The block enclosed by contra’ Santi Apostoli, piazzola San Giuseppe, contra’ Porton del Luzzo and piazzola Gualdi is the result of the progressive overlay of buildings erected on the ruins of the walls of the earlier Roman theatre. The semicircular shape of the theatre is still visible when moving around the block. A number of later buildings, respectful of the significance of the ancient urban context’s architectural tradition, were constructed inside its perimeter.
The unique layout of this part of the urban fabric shows the dimensions, spatial qualities, and radial configuration of the cavea (steps) of the ancient theatre, which was oriented towards the north. Indeed, it adapts organically to become coherent with the curved profile of the theatre and maintains a large portion of its internal subdivisions.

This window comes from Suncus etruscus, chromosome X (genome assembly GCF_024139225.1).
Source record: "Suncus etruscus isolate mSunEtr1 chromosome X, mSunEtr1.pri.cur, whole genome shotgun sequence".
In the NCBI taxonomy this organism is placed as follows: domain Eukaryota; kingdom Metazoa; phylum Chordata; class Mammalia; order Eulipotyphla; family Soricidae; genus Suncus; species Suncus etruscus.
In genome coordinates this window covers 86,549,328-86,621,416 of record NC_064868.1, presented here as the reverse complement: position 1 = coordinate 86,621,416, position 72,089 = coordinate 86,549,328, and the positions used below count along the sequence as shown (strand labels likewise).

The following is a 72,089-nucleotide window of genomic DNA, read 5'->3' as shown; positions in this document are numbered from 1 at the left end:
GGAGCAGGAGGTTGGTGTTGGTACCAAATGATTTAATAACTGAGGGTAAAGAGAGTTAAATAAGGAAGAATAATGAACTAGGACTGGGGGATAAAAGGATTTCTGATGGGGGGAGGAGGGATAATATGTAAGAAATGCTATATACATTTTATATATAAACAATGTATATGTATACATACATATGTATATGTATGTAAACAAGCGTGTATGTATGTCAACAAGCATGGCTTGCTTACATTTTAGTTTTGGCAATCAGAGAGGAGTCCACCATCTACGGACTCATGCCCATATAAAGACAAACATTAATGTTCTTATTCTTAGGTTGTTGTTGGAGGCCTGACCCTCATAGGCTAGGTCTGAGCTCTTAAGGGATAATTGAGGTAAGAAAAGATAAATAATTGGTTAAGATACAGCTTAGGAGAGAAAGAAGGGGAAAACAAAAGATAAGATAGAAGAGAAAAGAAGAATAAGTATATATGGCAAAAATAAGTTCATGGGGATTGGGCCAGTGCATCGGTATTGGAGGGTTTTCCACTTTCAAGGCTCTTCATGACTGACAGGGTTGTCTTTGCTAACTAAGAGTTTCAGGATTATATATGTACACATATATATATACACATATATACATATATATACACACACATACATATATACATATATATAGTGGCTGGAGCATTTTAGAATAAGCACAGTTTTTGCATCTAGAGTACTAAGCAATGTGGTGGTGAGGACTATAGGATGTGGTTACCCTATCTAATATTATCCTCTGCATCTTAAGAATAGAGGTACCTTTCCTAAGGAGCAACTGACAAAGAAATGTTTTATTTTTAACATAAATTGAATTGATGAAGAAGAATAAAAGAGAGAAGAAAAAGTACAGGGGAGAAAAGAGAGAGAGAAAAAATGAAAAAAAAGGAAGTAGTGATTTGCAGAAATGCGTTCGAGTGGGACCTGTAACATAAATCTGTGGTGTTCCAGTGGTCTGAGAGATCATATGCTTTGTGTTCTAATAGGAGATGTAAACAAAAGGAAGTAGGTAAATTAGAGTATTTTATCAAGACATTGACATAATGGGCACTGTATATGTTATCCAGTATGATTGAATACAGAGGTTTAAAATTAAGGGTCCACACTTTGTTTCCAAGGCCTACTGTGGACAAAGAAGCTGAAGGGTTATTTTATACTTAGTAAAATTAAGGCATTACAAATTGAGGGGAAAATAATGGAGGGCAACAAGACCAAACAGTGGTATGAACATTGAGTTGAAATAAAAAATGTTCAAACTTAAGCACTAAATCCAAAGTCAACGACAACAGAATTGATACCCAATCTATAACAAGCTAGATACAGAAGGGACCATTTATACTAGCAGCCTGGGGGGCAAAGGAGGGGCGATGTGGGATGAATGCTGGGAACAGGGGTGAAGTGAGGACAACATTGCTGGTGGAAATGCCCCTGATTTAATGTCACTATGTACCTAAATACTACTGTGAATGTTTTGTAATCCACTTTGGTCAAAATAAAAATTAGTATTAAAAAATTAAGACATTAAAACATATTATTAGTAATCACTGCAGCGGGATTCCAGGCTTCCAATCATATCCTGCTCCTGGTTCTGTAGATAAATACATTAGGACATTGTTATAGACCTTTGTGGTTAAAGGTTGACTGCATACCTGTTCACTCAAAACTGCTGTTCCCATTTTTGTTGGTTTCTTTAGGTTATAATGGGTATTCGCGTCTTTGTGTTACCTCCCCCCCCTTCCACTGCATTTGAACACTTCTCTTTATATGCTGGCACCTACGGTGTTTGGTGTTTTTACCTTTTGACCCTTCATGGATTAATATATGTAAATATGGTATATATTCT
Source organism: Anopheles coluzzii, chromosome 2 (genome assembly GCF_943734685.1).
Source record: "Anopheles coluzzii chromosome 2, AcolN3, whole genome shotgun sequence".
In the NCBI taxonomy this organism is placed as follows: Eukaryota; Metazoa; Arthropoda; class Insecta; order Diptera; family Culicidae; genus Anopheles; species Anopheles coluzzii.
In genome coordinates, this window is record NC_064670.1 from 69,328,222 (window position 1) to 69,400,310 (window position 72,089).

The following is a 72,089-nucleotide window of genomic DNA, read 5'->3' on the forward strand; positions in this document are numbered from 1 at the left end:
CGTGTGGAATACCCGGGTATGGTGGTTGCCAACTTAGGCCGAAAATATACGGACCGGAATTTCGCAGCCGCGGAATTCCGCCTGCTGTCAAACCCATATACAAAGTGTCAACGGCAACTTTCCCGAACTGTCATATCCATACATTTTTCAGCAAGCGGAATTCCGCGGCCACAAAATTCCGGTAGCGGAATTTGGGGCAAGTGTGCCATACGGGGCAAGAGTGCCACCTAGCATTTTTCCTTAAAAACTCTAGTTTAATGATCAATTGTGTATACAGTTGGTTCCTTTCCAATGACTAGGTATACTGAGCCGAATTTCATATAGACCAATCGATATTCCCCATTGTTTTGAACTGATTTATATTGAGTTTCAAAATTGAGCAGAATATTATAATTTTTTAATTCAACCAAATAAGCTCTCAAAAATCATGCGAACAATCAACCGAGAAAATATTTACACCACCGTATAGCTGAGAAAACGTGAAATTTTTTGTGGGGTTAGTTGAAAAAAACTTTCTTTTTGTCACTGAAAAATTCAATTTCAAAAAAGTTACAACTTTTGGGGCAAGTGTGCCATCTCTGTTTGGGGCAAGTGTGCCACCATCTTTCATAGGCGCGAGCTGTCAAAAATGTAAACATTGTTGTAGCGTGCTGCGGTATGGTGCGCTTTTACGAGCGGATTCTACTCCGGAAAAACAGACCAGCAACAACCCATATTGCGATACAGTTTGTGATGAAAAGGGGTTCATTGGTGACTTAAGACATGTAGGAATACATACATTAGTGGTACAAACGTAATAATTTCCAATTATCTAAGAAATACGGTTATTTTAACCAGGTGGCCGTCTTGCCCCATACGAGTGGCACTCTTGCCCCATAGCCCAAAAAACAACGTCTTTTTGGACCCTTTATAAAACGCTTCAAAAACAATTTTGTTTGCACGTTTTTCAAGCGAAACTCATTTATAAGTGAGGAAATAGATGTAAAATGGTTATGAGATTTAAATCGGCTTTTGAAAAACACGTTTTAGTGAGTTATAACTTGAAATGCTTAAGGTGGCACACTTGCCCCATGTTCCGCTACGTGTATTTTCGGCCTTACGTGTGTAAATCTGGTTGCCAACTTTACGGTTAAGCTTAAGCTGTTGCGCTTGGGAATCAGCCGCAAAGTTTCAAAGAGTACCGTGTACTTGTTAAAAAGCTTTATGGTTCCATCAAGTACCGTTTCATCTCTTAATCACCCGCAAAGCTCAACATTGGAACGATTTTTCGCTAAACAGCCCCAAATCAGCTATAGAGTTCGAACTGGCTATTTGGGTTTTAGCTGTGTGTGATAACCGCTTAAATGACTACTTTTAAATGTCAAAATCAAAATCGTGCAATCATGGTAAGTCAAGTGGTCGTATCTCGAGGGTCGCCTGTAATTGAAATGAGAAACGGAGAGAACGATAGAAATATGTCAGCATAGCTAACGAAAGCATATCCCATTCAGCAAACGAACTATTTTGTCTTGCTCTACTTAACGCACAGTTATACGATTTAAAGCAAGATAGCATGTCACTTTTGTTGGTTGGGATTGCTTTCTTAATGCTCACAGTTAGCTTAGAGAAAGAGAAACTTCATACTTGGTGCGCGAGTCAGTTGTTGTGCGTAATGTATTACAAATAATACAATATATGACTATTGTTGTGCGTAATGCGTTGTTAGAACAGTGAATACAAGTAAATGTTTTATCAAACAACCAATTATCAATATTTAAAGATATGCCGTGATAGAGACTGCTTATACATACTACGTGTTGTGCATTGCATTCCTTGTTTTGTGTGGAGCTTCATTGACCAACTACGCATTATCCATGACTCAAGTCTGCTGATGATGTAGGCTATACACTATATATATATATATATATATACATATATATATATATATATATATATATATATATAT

The importance of the location of the Berga theatre in the context of Roman Vicenza was therefore faithfully maintained in later centuries by the buildings erected on its ancient ruins, which are illustrated in important drawings by Andrea Palladio.
- 1. The mosaic of San Lorenzo and the Roman mosaics of Vicenza
- 2. The Roman road and the walls of San Lorenzo
- 3. The Vicetia’s Roman Aqueduct
- 4. The domus and the Roman road of Palazzo Cordellina
- 5. The roman quarter among Contra’ Porti, S. Biagio and Stradella degli Stalli
- 6. The forum’s cryptoporticus
- 7. The Forum
- 8. The Roman Baths
- 9. The Archaeological site beneath the Cathedral
- 10. The archeological area of the roman road beneath the Cathedral
- 11. The roman Cryptoporticus in Piazza Duomo
- 12. The Berga Roman theatre and its urban context
- 13. The Roman Theatre
- 14. The Palladian Basilica archaeological site
- 15. The via Postumia
- 16. The Palazzo Chiericati archaeological site
- THE NATURAL HISTORY AND ARCHAEOLOGICAL MUSEUM
- Itinerary map